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Quote of the day

February 16, 2017

In so much of politics you’re not allowed to disagree with what’s been agreed. –  Iain Banks who celebrates his 63rd birthday today.


February 16 in history

February 16, 2017

1032 Emperor Yingzong, of China, was born  (d. 1067).

1646  Battle of Great Torrington, Devon – the last major battle of the firstEnglish Civil War.

1770 Captain James Cook sighted what he called Banks Island but later discovered was a peninsula.

James Cook sights Banks 'Island'

1804  First Barbary War: Stephen Decatur led a raid to burn the pirate-held frigate USS Philadelphia (1799).

1838 Weenen Massacre: Hundreds of Voortrekkers along the Blaukraans River, Natal were killed by Zulus.

1852 Studebaker Brothers wagon company, precursor of the automobile manufacturer, is established.

1859 The French Government passed a law to set the A-note above middle C to a frequency of 435 Hz, in an attempt to standardize the pitch.

1899 President Félix Faure of France died in office.

1899 – Knattspyrnufélag Reykjavíkur Iceland‘s first football club was founded.

1918 The Council of Lithuania unanimously adopted the Act of Independence, declaring Lithuania an independent state.

1923 – Howard Carter unsealed the burial chamber of PharohTutankhamun.

1926 Margot Frank, German-born Dutch Jewish holocaust victim, was born (d. 1945).

1931 – Otis Blackwell, American singer-songwriter and pianist, was born (d. 2002).

1934 – Austrian Civil War ended with the defeat of the Social Democrats and the Republican Schutzbund.

1934 – Commission of Government was sworn in as form of direct rule for the Dominion of Newfoundland.

1935 – Sonny Bono, American actor, singer, and politician, was born (d. 1998).

1936 – Elections brought the Popular Front to power in Spain.

1937 – Wallace H. Carothers received a patent for nylon.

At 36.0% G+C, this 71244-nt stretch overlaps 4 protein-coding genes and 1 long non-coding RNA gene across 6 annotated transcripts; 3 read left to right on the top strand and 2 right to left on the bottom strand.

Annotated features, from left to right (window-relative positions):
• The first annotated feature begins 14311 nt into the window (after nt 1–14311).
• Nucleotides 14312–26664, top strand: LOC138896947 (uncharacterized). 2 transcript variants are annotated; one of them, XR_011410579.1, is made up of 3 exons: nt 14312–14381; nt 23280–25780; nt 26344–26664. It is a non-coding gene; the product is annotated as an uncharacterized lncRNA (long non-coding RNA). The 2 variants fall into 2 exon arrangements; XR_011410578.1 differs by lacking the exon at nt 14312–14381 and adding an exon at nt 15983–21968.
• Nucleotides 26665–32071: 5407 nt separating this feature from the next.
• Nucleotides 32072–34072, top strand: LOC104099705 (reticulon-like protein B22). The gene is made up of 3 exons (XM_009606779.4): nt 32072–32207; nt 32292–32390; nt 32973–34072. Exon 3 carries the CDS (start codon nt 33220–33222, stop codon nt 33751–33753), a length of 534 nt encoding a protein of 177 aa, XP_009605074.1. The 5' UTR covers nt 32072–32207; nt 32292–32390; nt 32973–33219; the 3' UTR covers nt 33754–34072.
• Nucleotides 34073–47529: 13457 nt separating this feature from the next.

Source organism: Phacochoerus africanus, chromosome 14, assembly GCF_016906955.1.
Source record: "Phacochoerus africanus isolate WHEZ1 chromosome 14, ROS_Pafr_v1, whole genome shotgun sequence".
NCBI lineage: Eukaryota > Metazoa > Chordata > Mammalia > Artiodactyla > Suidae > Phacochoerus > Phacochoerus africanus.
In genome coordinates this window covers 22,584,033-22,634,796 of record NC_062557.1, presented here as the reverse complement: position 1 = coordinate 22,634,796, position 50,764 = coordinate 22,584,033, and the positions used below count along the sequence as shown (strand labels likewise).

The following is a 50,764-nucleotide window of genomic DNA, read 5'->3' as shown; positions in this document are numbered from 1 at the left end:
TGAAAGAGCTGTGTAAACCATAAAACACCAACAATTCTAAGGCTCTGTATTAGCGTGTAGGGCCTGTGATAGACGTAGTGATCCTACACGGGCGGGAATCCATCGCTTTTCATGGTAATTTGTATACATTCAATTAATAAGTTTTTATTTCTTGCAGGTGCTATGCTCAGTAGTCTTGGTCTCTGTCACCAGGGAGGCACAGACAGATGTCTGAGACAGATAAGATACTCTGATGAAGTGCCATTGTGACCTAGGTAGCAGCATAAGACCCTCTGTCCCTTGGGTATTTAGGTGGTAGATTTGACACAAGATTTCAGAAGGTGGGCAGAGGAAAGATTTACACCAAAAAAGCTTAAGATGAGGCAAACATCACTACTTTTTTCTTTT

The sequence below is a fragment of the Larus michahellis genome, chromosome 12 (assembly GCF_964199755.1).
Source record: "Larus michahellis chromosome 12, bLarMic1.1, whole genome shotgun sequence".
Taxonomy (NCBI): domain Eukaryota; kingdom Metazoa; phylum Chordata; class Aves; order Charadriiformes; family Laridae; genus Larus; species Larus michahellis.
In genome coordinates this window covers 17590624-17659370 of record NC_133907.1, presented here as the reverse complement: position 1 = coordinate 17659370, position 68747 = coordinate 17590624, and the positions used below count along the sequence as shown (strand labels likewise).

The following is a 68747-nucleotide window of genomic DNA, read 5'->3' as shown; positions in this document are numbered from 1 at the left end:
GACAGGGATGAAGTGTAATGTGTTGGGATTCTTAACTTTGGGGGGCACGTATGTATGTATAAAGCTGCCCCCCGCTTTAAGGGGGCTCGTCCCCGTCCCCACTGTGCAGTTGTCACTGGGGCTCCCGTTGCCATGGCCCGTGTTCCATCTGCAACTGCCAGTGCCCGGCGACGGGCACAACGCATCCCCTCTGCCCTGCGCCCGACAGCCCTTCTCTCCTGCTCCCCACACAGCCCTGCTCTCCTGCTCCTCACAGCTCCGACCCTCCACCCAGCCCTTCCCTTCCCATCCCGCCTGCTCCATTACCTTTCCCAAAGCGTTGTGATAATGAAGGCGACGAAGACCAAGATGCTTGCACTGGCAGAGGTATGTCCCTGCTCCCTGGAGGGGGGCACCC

1940 Altmark Incident: The German tanker Altmark was boarded by sailors from the British destroyer HMS Cossack. 299 British prisoners were freed.

1941  – Kim Jong-il, North Korean leader, was born (d. 2011).

1946 – Ian Lavender, English actor, was born.

1947 – Canadians were granted Canadian citizenship after 80 years of being British subjects. Prime Minister William Lyon Mackenzie King became the first Canadian citizen.

1954 – Iain Banks, Scottish author, was born.

1956 Vincent Ward, New Zealand director and screenwriter, was born.

1957 The “Toddlers’ Truce“, a controversial television close down between 6.00pm and 7.00pm was abolished in the United Kingdom.

1959 John McEnroe, American tennis player, was born.

1959 Fidel Castro becomes Premier of Cuba after dictator Fulgencio Batista was overthrown on January 1.

1960 Pete Willis, English guitarist (Def Leppard), was born.

1961 Andy Taylor, English musician (Duran Duran, The Power Station), was born.

1961 – Explorer program: Explorer 9 (S-56a) was launched.

1968 – In Haleyville, Alabama, the first 9-1-1 emergency telephone system went into service.

1973  Cathy Freeman, Australian athlete, was born.

1978 – The first computer bulletin board system was created (CBBS in Chicago, Illinois).

1983 – The Ash Wednesday bushfires in Victoria and South Australia claimed the lives of 75 people.

1985 – The founding of Hezbollah.

1986 – The Soviet liner Mikhail Lermontov ran aground in the Marlborough Sounds.

Sinking of the <em>Mikhail Lermontov</em>

1987 – The trial of John Demjanjuk, accused of being a Nazi guard dubbed “Ivan the Terrible” in Treblinka extermination camp, started in Jerusalem.

1991 – Nicaraguan Contras leader Enrique Bermúdez was assassinated in Managua.

1999 – Across Europe Kurdish rebels took over embassies and hold hostages after Turkey arrested one of their rebel leaders, Abdullah Öcalan.

2005 – The Kyoto Protocol came into force, following its ratification by Russia.

2005 – The National Hockey League cancelled the entire 2004-2005 regular season and playoffs, becoming the first major sports league in North America to do so over a labour dispute.

2006 – The last Mobile Army Surgical Hospital (MASH) was decommissioned by the United States Army.

2013 – A bomb blast at a market in Hazara Town in Quetta, Pakistan, killed more than 80 people and injures 190 others.

2015 – A CSX train crashed in Mount Carbon, West Virginia, resulting in large fires.

Sourced from NZ History Online & Wikipedia